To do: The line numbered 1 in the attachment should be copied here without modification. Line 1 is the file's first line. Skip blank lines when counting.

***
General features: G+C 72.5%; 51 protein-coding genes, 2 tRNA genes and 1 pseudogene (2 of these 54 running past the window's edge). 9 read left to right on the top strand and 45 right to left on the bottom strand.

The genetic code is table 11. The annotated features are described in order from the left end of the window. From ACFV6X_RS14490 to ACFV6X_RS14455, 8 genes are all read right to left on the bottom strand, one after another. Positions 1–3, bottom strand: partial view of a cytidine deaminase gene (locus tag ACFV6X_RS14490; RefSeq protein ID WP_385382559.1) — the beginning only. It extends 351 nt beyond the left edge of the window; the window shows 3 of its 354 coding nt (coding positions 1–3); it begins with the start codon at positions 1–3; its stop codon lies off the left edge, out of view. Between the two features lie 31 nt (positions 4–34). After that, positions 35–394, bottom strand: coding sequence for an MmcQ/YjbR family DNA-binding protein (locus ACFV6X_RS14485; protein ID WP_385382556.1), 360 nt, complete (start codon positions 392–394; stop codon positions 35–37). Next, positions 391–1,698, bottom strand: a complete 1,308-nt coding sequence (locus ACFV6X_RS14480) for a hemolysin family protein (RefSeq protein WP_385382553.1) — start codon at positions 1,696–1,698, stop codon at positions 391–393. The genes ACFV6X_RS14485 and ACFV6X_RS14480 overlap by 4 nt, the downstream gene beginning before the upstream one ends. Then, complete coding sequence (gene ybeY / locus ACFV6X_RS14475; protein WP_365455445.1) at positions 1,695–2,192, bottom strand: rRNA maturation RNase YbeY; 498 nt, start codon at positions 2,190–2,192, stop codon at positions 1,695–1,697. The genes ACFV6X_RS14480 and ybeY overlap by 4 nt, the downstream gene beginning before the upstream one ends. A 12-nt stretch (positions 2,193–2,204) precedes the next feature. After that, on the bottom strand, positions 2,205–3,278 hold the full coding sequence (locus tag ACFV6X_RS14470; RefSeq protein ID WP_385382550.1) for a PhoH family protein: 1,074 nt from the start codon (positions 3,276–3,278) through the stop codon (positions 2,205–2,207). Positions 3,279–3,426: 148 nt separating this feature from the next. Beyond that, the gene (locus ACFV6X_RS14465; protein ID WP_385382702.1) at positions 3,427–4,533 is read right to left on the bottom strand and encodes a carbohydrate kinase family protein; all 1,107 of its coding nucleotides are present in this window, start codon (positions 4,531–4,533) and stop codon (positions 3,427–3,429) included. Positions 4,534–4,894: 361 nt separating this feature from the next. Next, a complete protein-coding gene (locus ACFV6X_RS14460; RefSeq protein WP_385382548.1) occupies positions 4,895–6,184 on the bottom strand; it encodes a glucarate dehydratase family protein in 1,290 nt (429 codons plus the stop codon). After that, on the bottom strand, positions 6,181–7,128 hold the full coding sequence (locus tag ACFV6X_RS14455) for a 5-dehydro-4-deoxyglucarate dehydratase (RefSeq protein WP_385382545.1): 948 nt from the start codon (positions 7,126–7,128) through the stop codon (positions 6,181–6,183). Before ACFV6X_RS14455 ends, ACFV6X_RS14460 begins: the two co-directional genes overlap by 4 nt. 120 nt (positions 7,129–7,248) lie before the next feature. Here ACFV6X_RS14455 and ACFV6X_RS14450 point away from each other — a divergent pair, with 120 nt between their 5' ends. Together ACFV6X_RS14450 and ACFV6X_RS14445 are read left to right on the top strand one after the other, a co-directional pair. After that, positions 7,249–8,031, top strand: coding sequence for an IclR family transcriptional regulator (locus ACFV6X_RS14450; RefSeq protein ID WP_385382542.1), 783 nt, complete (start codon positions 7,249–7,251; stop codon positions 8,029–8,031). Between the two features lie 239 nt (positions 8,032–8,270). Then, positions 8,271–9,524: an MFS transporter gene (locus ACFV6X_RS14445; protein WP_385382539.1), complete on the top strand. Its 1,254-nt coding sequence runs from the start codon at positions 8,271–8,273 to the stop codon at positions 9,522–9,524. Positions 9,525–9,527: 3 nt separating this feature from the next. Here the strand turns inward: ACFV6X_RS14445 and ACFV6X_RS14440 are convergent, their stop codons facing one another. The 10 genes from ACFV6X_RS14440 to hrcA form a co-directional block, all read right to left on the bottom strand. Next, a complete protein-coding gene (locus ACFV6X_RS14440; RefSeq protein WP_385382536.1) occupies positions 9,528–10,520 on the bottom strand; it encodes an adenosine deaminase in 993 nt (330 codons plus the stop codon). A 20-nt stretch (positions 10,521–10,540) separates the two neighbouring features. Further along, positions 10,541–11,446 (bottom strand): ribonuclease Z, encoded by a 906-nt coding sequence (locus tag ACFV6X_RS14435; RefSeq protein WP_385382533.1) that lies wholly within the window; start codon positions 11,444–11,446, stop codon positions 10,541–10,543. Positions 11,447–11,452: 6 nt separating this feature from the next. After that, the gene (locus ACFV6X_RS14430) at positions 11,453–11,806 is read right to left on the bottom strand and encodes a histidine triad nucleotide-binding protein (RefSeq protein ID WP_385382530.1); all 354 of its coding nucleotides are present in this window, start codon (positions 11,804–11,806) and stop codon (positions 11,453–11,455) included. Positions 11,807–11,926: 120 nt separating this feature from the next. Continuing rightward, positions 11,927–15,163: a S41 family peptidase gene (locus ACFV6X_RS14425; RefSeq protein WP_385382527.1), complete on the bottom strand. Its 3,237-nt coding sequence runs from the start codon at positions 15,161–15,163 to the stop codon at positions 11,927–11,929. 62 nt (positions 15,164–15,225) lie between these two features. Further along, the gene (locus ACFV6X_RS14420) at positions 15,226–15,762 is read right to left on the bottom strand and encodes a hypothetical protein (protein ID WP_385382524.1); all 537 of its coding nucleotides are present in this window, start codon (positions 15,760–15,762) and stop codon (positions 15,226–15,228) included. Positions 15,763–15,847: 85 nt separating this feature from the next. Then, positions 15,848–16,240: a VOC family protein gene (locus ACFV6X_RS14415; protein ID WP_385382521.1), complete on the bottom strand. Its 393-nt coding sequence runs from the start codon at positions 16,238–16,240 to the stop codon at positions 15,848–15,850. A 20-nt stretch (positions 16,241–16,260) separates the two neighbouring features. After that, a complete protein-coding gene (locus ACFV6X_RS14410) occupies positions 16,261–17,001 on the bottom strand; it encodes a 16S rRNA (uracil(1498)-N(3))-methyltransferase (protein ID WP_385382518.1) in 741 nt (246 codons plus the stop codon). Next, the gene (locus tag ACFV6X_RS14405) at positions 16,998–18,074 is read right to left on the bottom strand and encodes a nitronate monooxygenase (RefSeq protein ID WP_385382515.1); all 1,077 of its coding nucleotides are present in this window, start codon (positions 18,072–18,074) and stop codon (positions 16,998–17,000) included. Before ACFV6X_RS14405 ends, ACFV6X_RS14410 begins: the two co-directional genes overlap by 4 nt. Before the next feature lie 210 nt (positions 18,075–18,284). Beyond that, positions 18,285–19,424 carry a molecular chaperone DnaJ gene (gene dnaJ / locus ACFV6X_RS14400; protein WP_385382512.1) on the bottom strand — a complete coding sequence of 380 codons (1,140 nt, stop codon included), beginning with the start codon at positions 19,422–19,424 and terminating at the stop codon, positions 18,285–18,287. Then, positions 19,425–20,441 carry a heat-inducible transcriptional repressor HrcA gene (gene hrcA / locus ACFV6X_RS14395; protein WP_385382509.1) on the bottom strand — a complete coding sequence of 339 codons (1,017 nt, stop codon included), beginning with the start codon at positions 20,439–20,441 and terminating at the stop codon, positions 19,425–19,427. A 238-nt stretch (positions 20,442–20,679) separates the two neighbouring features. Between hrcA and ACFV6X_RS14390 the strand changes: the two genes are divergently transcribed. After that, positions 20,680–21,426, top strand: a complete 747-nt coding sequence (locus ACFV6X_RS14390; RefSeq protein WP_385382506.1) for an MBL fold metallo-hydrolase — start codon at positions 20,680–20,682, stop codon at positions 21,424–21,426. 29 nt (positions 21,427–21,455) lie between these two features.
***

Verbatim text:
General features: G+C 72.5%; 51 protein-coding genes, 2 tRNA genes and 1 pseudogene (2 of these 54 running past the window's edge). 9 read left to right on the top strand and 45 right to left on the bottom strand.